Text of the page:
how to fight dll hijacking?

Discussion in 'privacy problems' started by hojtsy, Mar 16, 2004.

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  1. hojtsy

    hojtsy Registered Member

    Dec 28, 2003
    Several security software (firewalls, sandbox, Process Guard) assign privileges to applications based on the full path and MD5 of the executable file. If a dll of a privileged application is replaced by a malicious software, that dll could load and run in the address space of the trusted application, and break out of security measures.
    I am searching for a solution for this problem. List of solutions I am already aware of, so please do not repeat them:
    - don't ever execute anything which has a remote possibiliy of being malicious: sorry this is too strict
    - use "whatever software" which checks dll/exe files ever 10 seconds: sorry 10 seconds way too long, in that time the damage is already made. I need prevention.
    - don't care about damage and use "whatever software" to repair the computer: sorry but damage is not limited to my computer, it could be my private data broadcasted.
    - use Abtrusion Protector: I was told that it continually accesses the disk, even if you are idle.

    Do you have any other ideas? Some tricky sofware hidden behind your back? Or are we completely utterly lost after we intentionally start an executable which turns out to be malicious, and it is not yet recognized by the antivirus?

  2. Peter2150

    Peter2150 Global Moderator

    Sep 20, 2003
    Hojtsky, I think you are looking for perfection in an inperfect world. Abtrusion Protector will do what you want, but there is a price. I used it. I have been beta testing DCS's Process Guard, and frankly I think it covers that base more efficiently, and thats why I dropped AP. I realize you haven't yet seen the new version of PG which of course is a disadvantage. This is one layer. I mentioned GoBack in another thread. This is another layer, in that it allows you to easily undo any damage. Key word here is easily. As far as your data being broadcast to the world. Again layers. Firewall should help block unwanted outbound communications. Also new PG, AP ete, should help keep something from running which could create the outbound communication.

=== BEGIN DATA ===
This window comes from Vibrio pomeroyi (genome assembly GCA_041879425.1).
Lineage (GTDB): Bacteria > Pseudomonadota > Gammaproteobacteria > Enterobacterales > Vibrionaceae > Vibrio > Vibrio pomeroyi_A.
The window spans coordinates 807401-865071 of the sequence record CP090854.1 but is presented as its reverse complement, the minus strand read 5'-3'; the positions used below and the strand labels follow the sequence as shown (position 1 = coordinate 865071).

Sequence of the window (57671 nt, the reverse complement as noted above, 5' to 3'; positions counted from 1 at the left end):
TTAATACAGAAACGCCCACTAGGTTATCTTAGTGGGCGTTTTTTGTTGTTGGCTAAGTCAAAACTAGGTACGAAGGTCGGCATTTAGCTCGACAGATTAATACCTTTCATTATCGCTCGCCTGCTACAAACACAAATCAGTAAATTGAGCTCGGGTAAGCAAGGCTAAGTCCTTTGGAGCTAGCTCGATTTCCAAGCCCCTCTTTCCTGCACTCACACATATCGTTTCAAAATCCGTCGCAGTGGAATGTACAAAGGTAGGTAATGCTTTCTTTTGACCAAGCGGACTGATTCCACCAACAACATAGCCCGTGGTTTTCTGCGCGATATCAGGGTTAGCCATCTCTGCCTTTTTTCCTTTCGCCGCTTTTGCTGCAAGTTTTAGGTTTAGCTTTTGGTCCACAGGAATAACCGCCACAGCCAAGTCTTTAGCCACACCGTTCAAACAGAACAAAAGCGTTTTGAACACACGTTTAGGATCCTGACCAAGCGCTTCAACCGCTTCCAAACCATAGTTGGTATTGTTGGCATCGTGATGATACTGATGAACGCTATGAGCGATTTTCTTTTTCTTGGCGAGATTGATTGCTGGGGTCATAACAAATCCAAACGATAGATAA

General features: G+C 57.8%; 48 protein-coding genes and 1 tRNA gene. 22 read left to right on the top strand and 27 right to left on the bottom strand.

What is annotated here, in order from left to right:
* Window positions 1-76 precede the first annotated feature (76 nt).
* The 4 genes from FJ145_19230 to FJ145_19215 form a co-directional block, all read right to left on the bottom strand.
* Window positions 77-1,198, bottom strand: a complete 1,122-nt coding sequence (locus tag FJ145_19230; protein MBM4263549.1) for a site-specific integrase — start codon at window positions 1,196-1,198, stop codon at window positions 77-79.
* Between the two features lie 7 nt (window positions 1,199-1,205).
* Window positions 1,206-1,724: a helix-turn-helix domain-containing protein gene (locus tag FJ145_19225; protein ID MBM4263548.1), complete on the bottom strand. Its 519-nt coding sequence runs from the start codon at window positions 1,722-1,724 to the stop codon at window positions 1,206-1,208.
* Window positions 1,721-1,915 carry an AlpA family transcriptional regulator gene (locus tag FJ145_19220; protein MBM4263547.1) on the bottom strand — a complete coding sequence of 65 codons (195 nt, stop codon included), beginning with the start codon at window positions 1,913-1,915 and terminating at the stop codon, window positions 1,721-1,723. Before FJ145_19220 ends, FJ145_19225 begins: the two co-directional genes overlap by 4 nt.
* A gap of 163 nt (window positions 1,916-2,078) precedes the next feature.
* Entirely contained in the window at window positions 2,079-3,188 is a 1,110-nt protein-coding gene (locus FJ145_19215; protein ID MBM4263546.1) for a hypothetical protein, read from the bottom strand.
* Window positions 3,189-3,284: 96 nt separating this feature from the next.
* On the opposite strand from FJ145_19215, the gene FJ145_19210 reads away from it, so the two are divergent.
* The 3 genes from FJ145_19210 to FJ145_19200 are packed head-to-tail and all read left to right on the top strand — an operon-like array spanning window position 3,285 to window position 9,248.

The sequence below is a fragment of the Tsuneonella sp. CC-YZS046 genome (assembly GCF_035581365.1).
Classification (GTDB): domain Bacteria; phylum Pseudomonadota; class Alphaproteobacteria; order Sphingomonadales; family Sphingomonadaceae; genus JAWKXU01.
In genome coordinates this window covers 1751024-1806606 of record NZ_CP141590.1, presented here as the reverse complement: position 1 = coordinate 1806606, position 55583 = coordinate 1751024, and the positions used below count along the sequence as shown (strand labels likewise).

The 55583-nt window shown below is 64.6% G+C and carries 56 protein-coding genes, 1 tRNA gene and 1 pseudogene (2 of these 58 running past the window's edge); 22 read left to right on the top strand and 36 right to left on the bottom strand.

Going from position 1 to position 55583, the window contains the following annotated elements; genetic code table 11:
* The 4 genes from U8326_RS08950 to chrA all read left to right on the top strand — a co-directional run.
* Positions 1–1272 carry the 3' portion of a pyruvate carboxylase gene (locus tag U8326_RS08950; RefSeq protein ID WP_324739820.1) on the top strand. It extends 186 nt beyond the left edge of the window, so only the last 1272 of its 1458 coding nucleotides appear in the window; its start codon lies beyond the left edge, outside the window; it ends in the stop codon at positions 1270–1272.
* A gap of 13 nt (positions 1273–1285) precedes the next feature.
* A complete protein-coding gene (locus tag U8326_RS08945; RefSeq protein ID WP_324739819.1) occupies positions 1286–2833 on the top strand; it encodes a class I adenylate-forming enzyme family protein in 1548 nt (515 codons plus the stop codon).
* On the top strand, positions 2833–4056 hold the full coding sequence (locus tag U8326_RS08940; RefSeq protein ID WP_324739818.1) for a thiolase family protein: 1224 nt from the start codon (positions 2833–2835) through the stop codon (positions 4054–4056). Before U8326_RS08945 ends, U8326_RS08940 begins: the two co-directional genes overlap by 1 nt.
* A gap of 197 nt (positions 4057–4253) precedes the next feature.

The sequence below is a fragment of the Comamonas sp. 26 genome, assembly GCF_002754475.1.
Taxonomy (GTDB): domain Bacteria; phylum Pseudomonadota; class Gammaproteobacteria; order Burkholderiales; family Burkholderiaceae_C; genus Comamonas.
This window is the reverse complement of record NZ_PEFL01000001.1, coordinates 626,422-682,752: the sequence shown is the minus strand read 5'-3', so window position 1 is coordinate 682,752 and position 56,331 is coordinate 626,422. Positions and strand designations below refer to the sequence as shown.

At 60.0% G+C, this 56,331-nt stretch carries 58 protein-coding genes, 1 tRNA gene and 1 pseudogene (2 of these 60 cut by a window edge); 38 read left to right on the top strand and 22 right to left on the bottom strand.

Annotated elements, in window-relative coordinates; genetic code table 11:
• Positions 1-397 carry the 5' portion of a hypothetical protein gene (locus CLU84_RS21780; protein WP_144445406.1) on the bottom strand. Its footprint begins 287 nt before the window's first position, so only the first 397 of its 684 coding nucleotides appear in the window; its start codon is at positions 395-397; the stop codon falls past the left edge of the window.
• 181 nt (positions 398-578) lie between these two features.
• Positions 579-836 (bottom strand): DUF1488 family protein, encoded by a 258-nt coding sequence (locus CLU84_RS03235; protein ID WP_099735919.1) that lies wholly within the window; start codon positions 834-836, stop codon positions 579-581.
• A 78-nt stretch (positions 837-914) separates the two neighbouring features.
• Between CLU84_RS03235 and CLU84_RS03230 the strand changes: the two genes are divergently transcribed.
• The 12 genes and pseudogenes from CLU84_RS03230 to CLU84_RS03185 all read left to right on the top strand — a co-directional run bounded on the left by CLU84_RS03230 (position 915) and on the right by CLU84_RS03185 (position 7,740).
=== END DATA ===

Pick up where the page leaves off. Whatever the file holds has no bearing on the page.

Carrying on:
Finally depending on your data, encryption, to protect is another layer.

    There are multiple layers, all provide a measure of security, all have a price.

    What you may be looking for, is the proverbial free lunch and it doesn't exist. We each have to decide how much protection we need, and what we are willing to give up for it.
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